Decoding What People See from Where They Look: Predicting Visual Stimuli from Scanpaths
Saliency algorithms are applied to correlate with the overt attentional shifts, corresponding to eye movements, made by observers viewing an image. In this study, we investigated if saliency maps could be used to predict which image observers were viewing given only scanpath data. The results were strong: in an experiment with 441 trials, each consisting of 2 images with scanpath data - pooled over 9 subjects - belonging to one unknown image in the set, in 304 trials (69%) the correct image was selected, a fraction significantly above chance, but much lower than the correctness rate achieved using scanpaths from individual subjects, which was 82.4%. This leads us to propose a new metric for quantifying the importance of saliency map features, based on discriminability between images, as well as a new method for comparing present saliency map efficacy metrics. This has potential application for other kinds of predictions, e.g., categories of image content, or even subject class.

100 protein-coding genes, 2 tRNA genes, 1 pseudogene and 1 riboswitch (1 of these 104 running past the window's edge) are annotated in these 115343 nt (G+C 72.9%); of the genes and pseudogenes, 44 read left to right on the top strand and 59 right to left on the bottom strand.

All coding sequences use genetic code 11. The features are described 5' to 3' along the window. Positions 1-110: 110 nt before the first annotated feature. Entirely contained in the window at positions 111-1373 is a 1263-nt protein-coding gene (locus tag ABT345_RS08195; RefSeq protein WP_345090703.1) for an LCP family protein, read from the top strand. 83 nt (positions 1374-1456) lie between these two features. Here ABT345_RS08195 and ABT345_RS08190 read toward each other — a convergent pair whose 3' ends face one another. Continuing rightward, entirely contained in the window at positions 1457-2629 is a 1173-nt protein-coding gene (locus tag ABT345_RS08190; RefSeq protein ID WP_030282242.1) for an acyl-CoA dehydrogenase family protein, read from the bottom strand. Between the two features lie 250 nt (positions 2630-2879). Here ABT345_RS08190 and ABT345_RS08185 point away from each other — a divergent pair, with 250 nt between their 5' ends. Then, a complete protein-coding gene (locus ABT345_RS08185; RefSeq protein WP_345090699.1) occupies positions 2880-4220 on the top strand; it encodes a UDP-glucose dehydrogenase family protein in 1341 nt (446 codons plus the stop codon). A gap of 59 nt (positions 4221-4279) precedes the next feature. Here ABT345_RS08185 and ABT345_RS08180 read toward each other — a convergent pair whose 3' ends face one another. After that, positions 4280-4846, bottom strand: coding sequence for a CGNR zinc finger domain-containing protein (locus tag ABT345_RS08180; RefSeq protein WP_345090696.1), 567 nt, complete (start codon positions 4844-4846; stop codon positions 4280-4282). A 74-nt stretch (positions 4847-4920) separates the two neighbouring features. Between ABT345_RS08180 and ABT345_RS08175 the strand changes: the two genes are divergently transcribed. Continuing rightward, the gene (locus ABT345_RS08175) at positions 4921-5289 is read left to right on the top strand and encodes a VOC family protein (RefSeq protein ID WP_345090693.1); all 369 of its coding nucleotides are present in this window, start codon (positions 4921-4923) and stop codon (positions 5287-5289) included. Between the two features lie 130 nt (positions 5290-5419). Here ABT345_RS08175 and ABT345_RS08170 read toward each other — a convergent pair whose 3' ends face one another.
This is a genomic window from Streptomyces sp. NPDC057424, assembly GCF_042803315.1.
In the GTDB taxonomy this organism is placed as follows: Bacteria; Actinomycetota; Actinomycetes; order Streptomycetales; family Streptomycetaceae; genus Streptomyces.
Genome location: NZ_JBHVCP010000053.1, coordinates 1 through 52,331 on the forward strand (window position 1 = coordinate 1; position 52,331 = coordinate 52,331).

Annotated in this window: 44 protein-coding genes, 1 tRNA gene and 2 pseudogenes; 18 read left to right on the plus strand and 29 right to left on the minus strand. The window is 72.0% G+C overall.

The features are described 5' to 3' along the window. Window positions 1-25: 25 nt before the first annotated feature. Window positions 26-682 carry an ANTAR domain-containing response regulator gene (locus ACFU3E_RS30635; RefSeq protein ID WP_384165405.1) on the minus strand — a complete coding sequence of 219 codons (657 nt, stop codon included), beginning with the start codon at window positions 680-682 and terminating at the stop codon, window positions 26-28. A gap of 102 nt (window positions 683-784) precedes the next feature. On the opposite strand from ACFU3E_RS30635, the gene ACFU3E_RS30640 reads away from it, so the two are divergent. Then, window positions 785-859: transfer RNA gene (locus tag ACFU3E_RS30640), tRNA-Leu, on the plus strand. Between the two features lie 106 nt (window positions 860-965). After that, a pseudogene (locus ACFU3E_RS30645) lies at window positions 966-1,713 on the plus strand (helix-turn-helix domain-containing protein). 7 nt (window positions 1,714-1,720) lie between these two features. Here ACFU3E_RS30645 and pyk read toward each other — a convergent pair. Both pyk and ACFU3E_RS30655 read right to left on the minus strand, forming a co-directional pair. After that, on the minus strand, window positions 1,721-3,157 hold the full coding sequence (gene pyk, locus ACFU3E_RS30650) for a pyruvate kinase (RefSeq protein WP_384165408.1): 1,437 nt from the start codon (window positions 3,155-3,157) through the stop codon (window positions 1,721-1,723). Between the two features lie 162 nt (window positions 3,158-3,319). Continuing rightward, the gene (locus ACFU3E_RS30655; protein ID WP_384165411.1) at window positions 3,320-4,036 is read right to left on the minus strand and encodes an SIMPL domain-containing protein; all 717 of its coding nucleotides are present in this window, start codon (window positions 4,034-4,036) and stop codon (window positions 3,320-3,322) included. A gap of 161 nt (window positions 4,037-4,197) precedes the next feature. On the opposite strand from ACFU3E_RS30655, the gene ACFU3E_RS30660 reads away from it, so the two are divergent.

KeywordsInferior Temporal Cortex Correct Decode Binary Trial Saliency Algorithm Attention Prediction
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